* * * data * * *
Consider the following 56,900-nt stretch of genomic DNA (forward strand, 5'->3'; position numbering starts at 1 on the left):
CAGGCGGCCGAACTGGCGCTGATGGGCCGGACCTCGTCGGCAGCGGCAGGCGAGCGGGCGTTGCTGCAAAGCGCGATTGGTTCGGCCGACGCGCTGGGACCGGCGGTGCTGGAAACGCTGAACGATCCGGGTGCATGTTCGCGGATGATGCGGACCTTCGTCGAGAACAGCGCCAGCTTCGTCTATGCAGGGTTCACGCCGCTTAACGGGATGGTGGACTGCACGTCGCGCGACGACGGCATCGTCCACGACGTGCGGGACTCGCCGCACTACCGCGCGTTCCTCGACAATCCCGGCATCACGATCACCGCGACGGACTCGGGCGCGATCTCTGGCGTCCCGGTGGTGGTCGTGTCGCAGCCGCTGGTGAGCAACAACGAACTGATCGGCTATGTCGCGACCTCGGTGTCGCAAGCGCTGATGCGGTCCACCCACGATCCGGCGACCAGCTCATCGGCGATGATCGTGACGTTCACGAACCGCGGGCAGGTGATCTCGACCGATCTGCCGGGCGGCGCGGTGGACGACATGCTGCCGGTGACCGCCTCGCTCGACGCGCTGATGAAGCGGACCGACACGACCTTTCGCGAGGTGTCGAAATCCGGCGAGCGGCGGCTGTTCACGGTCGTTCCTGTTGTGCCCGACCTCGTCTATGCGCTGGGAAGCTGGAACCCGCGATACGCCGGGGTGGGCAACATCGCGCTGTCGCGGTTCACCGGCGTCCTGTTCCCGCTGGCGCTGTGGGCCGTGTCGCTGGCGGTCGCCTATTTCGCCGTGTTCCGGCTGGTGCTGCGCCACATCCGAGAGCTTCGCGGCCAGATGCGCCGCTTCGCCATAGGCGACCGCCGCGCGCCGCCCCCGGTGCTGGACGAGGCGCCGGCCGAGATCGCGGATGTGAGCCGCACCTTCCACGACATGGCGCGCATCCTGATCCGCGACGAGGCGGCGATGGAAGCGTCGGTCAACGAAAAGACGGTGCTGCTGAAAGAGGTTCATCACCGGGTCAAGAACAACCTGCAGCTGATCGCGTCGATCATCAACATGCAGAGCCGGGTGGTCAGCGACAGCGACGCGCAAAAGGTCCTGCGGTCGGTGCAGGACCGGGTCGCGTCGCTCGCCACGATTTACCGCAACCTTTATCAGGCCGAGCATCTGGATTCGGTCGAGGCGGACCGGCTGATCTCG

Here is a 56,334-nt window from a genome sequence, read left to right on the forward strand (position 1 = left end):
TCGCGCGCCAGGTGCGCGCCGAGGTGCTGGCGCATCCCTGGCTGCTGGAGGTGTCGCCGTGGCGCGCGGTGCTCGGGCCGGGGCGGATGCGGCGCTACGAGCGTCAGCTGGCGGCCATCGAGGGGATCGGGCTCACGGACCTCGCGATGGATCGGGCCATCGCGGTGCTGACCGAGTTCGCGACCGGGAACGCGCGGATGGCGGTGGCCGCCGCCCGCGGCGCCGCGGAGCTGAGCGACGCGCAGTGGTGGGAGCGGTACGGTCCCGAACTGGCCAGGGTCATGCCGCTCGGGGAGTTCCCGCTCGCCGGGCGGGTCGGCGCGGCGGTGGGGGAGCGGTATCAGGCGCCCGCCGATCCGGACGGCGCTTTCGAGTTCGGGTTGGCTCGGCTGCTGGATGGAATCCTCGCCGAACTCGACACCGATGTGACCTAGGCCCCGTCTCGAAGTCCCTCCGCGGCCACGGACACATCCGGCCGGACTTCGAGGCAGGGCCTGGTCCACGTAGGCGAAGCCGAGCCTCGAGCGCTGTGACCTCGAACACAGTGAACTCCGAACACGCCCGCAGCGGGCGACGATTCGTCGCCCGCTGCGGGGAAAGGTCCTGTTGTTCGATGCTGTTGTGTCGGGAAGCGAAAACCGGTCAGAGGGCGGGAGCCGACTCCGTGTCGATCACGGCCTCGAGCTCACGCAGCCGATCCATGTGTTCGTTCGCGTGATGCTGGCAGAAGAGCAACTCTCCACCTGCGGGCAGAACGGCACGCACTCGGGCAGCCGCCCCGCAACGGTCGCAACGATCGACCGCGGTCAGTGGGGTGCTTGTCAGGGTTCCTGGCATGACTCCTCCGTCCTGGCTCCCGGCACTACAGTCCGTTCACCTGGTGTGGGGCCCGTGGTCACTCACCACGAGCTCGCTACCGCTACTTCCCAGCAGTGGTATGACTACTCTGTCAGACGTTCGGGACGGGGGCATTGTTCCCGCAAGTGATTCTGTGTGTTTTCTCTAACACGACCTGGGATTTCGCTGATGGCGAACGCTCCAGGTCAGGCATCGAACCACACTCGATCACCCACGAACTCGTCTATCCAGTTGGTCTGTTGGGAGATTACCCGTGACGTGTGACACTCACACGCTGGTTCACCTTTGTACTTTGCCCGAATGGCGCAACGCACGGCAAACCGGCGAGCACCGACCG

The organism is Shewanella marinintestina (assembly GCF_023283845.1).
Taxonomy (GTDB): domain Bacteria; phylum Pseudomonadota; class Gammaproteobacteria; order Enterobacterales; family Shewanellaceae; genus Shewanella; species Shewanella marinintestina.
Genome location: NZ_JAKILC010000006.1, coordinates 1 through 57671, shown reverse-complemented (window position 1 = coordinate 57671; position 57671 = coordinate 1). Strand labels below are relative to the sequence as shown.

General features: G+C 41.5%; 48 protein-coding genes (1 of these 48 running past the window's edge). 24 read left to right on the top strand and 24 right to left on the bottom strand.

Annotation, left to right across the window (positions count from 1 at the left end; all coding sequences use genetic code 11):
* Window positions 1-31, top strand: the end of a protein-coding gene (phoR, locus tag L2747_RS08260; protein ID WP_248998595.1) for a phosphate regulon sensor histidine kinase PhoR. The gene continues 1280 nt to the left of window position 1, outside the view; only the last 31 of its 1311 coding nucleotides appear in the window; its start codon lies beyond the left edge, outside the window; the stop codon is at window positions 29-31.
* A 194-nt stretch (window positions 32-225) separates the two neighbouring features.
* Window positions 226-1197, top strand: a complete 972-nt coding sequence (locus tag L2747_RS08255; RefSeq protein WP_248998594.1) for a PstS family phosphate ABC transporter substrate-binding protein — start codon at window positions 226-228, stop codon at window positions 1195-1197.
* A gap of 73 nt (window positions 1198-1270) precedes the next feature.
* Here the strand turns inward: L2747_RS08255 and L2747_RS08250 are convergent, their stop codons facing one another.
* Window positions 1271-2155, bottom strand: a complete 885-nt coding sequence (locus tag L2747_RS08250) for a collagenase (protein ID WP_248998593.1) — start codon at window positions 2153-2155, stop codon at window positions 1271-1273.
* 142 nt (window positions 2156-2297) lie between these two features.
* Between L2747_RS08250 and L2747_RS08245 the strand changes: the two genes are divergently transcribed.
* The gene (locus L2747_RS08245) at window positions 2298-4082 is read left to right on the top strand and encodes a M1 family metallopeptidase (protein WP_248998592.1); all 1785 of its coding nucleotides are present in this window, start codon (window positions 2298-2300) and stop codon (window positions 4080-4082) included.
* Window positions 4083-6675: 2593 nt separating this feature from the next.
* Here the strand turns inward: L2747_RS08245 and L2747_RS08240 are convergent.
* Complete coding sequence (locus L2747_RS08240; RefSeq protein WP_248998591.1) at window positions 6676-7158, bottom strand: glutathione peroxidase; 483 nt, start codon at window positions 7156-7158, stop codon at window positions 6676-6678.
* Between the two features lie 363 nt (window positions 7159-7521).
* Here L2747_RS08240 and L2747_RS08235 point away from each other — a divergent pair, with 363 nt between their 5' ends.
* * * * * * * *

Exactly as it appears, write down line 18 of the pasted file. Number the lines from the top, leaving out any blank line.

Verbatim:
* The gene (locus L2747_RS08245) at window positions 2298-4082 is read left to right on the top strand and encodes a M1 family metallopeptidase (protein WP_248998592.1); all 1785 of its coding nucleotides are present in this window, start codon (window positions 2298-2300) and stop codon (window positions 4080-4082) included.